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mono.kultur #32
MARTINO GAMPER: ALL CHANNELS PERSONAL
“True ugliness can be a treat.”

Martino Gamper is the kind of product designer we all have been waiting for: Brimming with ideas, energy and humour, his designs are disarmingly irreverent and irresistibly fun, and unlike anything one will see in the puristic galleries of contemporary design. Crossing over from studying sculpture to completing an MA in product design at the prestigious Royal College of Art under Ron Arad, Gamper has had little time to worry over the theoretical do’s and don’t’s of his profession – instead, he has followed a simple rule of learning by doing, meaning the more you do, the more you learn.

At a time where design is overly concerned with form and less so with function, Gamper is not too bothered with either, but rather by how design might affect the everyday. Coming to attention with his epic project ‘100 Chairs in 100 Days’, where he assembled discarded furniture and waste material into curious and charismatic new pieces, considering the history of materials as well as the context of his work has become an important element of Gamper’s practice, which sits comfortably and playfully between the worlds of industrial design and fine art.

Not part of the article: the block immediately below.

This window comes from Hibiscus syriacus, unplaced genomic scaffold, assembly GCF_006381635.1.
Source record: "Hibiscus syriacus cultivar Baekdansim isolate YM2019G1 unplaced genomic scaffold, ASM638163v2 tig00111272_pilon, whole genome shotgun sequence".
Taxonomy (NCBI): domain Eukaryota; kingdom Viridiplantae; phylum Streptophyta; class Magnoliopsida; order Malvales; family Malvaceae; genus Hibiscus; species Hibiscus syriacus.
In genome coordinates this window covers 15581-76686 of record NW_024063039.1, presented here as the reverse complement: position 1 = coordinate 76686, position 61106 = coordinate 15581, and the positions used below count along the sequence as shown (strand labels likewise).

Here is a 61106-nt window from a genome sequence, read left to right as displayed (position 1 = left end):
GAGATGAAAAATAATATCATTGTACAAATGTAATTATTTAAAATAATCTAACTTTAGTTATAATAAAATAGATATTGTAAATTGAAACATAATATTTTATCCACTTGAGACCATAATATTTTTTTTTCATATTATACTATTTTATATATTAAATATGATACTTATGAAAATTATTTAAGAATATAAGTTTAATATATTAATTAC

If anything, his work is driven by an insatiable curiosity and openness, which is also expressed by the frequent collaborations with friends from different fields. Martino Gamper treats his work as a means of communication and interaction, frequently inviting visitors and passers-by on the street to join and engage, or by creating not only the furniture, but also improvising the 7 course-menus for his legendary Trattoria pop-up dinner evenings – elevating, as an inevitable and highly welcome side effect, design into a profoundly social activity.

With mono.kultur, Martino Gamper talked about his idea of fun, why a chair is the ultimate challenge and what design has in common with cooking.

Visually, the issue is bursting with references and ideas, reclaiming image material from left and right, while unveiling the structure of a book with three different booklets of different sizes all combined into one.

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